I invite you to be curious for a few minutes. Are you curious as to why? GOOD!
I have ALWAYS been incredibly curious. I want to know how things work, what makes people tick, what feelings come from certain experiences, and the like. Indeed, I attribute much of my success as a consultant to an almost insatiable curiosity.
Even though I've written several articles discussing aspects of curiosity - including How to Find Your Company's Essence, Close Only Counts In ... , 25 Lessons from 25 Years in Business, and Seeing Around Corners - Four Books to Help You and Your Business - I had never thought deeply about curiosity until a friend asked me about it. Dang it! Why did she have to go and plant that question in my mind? Didn't she know I would HAVE to do something to satisfy my curiosity about curiosity?!?
Ever since my Psychology 101 course at Wake Forest, I've been fascinated with psychology - especially how psychologists work to understand the intricacies of our thoughts, emotions, and behaviors, with the goal of improving our lives.
As a naturally curious person, I asked myself, "Hmmmm ... I wonder whether there's an assessment to measure curiosity?" After asking Google and clicking around to various suggested links, I came across three assessments of curiosity created by academic researchers - in all cases, the main researcher was Dr. Todd Kashdan of George Mason University. The first assessment was the "Curiosity and Exploration Inventory" (2004), with "Curiosity and Exploration Inventory-II" (2009) and "The Five-Dimensional Curiosity Scale" (2017) refining and expanding on the initial assessment.
For the rest of this section and most of the next section, I'm drawing on or summarizing from two journal articles by Dr. Kashdan and his co-authors, "The Curiosity and Exploration Inventory-II: Development, Factor Structure, and Psychometrics" and "The Five-Dimensional Curiosity Scale: Capturing the bandwidth of curiosity and identifying four unique subgroups of curious people."
The original "Curiosity and Exploration Inventory" measured two aspects of curiosity:
- Exploration - This "reflects an orientation toward seeking novel and challenging objects, events, and ideas with the aim of integrating these experiences and information. As such, exploration serves as a prerequisite to personal growth."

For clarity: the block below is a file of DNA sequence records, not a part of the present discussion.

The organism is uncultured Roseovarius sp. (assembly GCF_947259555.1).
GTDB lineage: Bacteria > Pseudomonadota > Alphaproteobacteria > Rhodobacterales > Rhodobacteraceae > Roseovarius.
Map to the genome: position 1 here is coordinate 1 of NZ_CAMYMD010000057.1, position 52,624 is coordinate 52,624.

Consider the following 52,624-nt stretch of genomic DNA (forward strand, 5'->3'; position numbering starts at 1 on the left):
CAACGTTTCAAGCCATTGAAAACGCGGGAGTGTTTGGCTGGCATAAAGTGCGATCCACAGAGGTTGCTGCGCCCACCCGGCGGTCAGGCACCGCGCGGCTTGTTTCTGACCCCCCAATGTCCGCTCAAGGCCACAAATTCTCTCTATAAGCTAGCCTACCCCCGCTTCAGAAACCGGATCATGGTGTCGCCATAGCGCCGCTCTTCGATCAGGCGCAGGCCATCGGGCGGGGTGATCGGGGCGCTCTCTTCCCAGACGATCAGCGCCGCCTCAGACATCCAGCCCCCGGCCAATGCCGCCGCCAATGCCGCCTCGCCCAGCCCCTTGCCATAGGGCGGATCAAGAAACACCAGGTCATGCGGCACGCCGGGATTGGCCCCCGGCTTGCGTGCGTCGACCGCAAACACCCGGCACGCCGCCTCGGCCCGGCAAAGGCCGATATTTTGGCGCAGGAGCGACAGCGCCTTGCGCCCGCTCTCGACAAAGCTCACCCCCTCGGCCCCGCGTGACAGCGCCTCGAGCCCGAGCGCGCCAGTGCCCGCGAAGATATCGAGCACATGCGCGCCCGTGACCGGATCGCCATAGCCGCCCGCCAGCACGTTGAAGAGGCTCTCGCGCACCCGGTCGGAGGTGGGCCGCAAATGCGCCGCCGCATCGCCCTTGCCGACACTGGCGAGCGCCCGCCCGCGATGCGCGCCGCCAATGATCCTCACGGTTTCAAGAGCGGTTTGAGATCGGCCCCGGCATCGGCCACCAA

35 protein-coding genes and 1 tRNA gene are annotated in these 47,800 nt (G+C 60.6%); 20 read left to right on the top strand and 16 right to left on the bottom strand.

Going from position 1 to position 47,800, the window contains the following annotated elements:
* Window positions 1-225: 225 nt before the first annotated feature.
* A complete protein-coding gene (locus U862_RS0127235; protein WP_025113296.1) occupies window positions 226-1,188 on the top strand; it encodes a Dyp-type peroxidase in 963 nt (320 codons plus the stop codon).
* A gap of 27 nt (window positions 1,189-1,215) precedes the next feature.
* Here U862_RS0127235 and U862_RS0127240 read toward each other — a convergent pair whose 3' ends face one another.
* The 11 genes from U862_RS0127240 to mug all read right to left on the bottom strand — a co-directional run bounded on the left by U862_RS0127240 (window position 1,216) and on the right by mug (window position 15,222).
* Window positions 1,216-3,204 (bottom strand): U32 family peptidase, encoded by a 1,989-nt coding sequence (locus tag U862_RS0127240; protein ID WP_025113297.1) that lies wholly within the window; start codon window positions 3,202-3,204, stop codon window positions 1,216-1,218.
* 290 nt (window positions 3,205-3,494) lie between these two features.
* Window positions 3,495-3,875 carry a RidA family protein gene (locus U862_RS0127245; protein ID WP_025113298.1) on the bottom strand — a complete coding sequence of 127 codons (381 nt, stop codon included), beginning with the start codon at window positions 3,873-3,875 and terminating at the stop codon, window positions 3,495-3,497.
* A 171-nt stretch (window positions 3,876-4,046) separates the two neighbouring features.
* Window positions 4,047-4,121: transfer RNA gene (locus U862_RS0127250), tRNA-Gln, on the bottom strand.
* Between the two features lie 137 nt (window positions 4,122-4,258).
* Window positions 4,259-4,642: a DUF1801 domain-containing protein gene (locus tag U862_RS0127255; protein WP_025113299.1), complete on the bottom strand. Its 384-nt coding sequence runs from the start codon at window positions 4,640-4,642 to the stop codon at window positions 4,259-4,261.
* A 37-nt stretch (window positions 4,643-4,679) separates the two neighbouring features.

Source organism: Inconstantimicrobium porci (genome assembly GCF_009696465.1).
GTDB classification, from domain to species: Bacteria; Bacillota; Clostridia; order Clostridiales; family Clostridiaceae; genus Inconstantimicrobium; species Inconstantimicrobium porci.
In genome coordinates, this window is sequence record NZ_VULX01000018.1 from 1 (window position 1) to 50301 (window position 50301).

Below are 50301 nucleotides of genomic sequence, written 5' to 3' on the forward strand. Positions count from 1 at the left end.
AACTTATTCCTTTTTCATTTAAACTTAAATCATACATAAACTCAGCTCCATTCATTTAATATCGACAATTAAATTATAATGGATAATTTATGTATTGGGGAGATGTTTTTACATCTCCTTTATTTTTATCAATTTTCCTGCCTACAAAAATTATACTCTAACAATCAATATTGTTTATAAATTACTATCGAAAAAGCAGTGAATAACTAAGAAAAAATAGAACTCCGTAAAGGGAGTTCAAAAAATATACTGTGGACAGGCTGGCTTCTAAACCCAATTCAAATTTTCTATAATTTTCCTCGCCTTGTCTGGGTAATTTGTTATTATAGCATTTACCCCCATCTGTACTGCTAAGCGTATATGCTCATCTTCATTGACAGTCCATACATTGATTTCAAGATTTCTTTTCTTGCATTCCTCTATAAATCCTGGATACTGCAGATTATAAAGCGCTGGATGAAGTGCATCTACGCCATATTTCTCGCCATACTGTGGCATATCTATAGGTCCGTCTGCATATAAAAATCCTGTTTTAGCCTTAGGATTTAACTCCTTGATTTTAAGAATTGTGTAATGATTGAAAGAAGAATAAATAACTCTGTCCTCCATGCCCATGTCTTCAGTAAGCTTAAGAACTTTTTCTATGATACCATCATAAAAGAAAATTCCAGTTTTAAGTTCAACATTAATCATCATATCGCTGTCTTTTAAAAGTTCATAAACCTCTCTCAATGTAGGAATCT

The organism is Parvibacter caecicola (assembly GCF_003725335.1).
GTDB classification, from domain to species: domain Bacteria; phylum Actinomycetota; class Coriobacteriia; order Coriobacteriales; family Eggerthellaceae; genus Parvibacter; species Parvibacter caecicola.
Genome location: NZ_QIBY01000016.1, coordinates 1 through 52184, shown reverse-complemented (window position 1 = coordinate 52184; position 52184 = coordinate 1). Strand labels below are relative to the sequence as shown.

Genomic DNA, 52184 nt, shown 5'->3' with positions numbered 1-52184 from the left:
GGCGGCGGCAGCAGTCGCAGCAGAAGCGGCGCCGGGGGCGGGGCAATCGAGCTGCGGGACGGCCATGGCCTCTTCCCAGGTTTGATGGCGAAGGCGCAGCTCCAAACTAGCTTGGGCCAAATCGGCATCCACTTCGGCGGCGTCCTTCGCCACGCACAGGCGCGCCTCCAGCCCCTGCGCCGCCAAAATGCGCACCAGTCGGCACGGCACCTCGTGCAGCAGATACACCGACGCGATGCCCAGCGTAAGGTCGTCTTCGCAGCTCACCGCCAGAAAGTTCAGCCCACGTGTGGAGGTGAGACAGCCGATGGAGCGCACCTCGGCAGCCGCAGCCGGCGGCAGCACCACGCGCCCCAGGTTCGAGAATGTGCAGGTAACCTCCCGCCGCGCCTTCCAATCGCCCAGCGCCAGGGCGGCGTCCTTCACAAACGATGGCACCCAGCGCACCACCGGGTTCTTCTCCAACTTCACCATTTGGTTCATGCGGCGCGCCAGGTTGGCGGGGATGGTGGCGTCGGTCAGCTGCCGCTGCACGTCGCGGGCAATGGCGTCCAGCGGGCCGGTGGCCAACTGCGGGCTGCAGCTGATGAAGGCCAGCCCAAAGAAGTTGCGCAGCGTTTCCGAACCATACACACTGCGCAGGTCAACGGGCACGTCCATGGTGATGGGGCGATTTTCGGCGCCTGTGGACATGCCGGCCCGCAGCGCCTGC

- Absorption - This "reflects the ability to self-regulate attention to allow for immersion in these novel and challenging activities."
The revised "Curiosity and Exploration Inventory-II" measured two different aspects of curiosity:
- Stretching - This entails "being motivated to seek knowledge and new experiences."
- Embracing - This describes "a general willingness to embrace the novel, uncertain, and unpredictable nature of everyday life."
The "Five-Dimensional Curiosity Scale" (abbreviated as 5DC) assessment jettisoned the two-dimension model in favor of five different dimensions of curiosity:
- Joyous Exploration - People scoring high on this dimension "were shown to be open to experiences, in possession of a strong personal growth initiative, show tenacity when pursuing opportunities to learn and grow, and derive positive emotions and meaning from learning new information and experiences."
- The authors note this "is the archetype of curiosity as a motivational drive that enables rewards for seeking out the new." To such persons, being curious is pleasurable.
- Deprivation Sensitivity - High scorers in this area "were shown to be intellectually engaged to think about abstract or complex ideas, solve problems, and seek necessary information to eliminate knowledge gaps."
- One important point about this dimension of curiosity - exploring ideas or experiences reflects "the discomfort of not knowing and the urge to reduce this tension."
- Stress Tolerance - Persons strong in this dimension are "less deterred by doubt, confusion, and other forms of distress when exploring new places, and willing to embrace the inherent anxiety of a new, unexpected, complex, mysterious, obscure event, that often evokes a motivational conflict of whether to approach or avoid."
- The researchers note "Stress Tolerance has the strongest correlations with every dimension of well-being: happiness, meaning in life, satisfaction of needs for competence, autonomy and relatedness, and positive emotions."
- Social Curiosity - Folks with this factor "want to know what other people are thinking and doing, whether it is through overt means such as observing and probing questions or covert means such as listening into conversations or gathering second-hand information."
- Interestingly, the researchers note "socially curious people show a behavioral preference to seek out and contribute gossip." My take on this - in this sense, "gossip" is less about destructive comments and more what the article calls "an efficient strategy to gain information compared with the labor intensiveness of first-hand, trial-and-error social behavior."
- Thrill Seeking - Such persons are "on the hunt for varied, novel, complex, and intense experiences and, to have them, are ready to risk physical, social, and financial safety."
- The authors note "Thrill Seeking has a duality of outcomes – high scorers are at risk for impulsive problems such as chemical substance use and abuse, gambling, aggression, and unsafe sexual behaviors ... yet are also prone to being effective leaders in volatile environments such as first line responders, military, government politics, and entrepreneurship."
The 5DC uses the five dimensions to identify four distinct types of curious people: